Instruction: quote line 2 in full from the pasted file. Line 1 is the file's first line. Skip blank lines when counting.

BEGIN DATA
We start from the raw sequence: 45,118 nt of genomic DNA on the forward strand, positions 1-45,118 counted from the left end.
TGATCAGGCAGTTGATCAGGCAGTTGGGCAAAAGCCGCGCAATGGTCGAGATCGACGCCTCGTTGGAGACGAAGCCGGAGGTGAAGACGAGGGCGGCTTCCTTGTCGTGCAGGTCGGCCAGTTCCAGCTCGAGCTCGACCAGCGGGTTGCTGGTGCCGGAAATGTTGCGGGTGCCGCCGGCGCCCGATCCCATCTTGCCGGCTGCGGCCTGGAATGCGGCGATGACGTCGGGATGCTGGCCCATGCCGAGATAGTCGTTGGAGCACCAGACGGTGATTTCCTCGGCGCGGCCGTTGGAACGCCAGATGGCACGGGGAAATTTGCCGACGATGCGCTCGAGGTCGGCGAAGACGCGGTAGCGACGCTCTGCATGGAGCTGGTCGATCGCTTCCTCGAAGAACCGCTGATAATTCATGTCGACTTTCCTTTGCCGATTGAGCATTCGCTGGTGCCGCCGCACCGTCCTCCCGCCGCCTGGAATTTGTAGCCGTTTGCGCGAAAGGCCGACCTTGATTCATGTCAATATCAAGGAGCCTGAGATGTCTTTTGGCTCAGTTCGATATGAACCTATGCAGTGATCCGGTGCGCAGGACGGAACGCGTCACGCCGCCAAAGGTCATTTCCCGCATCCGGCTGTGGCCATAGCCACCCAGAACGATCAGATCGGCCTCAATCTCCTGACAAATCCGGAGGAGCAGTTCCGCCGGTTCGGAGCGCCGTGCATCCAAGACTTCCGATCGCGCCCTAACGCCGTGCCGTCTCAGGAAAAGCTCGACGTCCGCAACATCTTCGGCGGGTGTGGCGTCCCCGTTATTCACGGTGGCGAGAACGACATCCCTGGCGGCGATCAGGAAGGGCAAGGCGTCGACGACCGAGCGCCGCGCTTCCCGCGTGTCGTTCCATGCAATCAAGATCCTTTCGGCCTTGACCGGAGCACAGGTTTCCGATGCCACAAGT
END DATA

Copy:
TGATCAGGCAGTTGATCAGGCAGTTGGGCAAAAGCCGCGCAATGGTCGAGATCGACGCCTCGTTGGAGACGAAGCCGGAGGTGAAGACGAGGGCGGCTTCCTTGTCGTGCAGGTCGGCCAGTTCCAGCTCGAGCTCGACCAGCGGGTTGCTGGTGCCGGAAATGTTGCGGGTGCCGCCGGCGCCCGATCCCATCTTGCCGGCTGCGGCCTGGAATGCGGCGATGACGTCGGGATGCTGGCCCATGCCGAGATAGTCGTTGGAGCACCAGACGGTGATTTCCTCGGCGCGGCCGTTGGAACGCCAGATGGCACGGGGAAATTTGCCGACGATGCGCTCGAGGTCGGCGAAGACGCGGTAGCGACGCTCTGCATGGAGCTGGTCGATCGCTTCCTCGAAGAACCGCTGATAATTCATGTCGACTTTCCTTTGCCGATTGAGCATTCGCTGGTGCCGCCGCACCGTCCTCCCGCCGCCTGGAATTTGTAGCCGTTTGCGCGAAAGGCCGACCTTGATTCATGTCAATATCAAGGAGCCTGAGATGTCTTTTGGCTCAGTTCGATATGAACCTATGCAGTGATCCGGTGCGCAGGACGGAACGCGTCACGCCGCCAAAGGTCATTTCCCGCATCCGGCTGTGGCCATAGCCACCCAGAACGATCAGATCGGCCTCAATCTCCTGACAAATCCGGAGGAGCAGTTCCGCCGGTTCGGAGCGCCGTGCATCCAAGACTTCCGATCGCGCCCTAACGCCGTGCCGTCTCAGGAAAAGCTCGACGTCCGCAACATCTTCGGCGGGTGTGGCGTCCCCGTTATTCACGGTGGCGAGAACGACATCCCTGGCGGCGATCAGGAAGGGCAAGGCGTCGACGACCGAGCGCCGCGCTTCCCGCGTGTCGTTCCATGCAATCAAGATCCTTTCGGCCTTGACCGGAGCACAGGTTTCCGATGCCACAAGT